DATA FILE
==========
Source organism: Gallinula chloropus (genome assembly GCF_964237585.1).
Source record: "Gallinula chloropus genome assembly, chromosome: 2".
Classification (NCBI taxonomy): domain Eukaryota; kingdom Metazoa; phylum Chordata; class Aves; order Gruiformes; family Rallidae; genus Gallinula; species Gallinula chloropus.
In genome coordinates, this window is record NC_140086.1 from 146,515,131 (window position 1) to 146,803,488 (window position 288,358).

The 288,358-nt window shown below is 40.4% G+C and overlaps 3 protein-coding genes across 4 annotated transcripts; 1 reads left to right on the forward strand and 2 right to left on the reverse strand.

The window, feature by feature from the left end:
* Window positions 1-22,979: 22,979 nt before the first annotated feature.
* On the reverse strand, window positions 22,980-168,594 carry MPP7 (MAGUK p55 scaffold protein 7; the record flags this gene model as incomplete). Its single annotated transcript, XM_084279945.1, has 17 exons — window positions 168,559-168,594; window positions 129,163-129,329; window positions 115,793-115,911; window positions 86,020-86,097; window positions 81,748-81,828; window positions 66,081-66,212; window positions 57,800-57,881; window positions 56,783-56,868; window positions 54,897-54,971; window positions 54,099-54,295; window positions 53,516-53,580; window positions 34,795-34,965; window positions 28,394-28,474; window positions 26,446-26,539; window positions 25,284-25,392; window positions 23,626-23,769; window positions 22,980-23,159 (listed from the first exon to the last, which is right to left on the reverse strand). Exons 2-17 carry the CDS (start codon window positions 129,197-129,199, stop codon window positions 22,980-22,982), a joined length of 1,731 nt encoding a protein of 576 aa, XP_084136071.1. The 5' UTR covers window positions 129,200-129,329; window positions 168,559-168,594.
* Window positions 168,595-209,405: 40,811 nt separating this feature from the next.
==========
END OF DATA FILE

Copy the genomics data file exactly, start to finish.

Source organism: Gallinula chloropus (genome assembly GCF_964237585.1).
Source record: "Gallinula chloropus genome assembly, chromosome: 2".
Classification (NCBI taxonomy): domain Eukaryota; kingdom Metazoa; phylum Chordata; class Aves; order Gruiformes; family Rallidae; genus Gallinula; species Gallinula chloropus.
In genome coordinates, this window is record NC_140086.1 from 146,515,131 (window position 1) to 146,803,488 (window position 288,358).

The 288,358-nt window shown below is 40.4% G+C and overlaps 3 protein-coding genes across 4 annotated transcripts; 1 reads left to right on the forward strand and 2 right to left on the reverse strand.

The window, feature by feature from the left end:
* Window positions 1-22,979: 22,979 nt before the first annotated feature.
* On the reverse strand, window positions 22,980-168,594 carry MPP7 (MAGUK p55 scaffold protein 7; the record flags this gene model as incomplete). Its single annotated transcript, XM_084279945.1, has 17 exons — window positions 168,559-168,594; window positions 129,163-129,329; window positions 115,793-115,911; window positions 86,020-86,097; window positions 81,748-81,828; window positions 66,081-66,212; window positions 57,800-57,881; window positions 56,783-56,868; window positions 54,897-54,971; window positions 54,099-54,295; window positions 53,516-53,580; window positions 34,795-34,965; window positions 28,394-28,474; window positions 26,446-26,539; window positions 25,284-25,392; window positions 23,626-23,769; window positions 22,980-23,159 (listed from the first exon to the last, which is right to left on the reverse strand). Exons 2-17 carry the CDS (start codon window positions 129,197-129,199, stop codon window positions 22,980-22,982), a joined length of 1,731 nt encoding a protein of 576 aa, XP_084136071.1. The 5' UTR covers window positions 129,200-129,329; window positions 168,559-168,594.
* Window positions 168,595-209,405: 40,811 nt separating this feature from the next.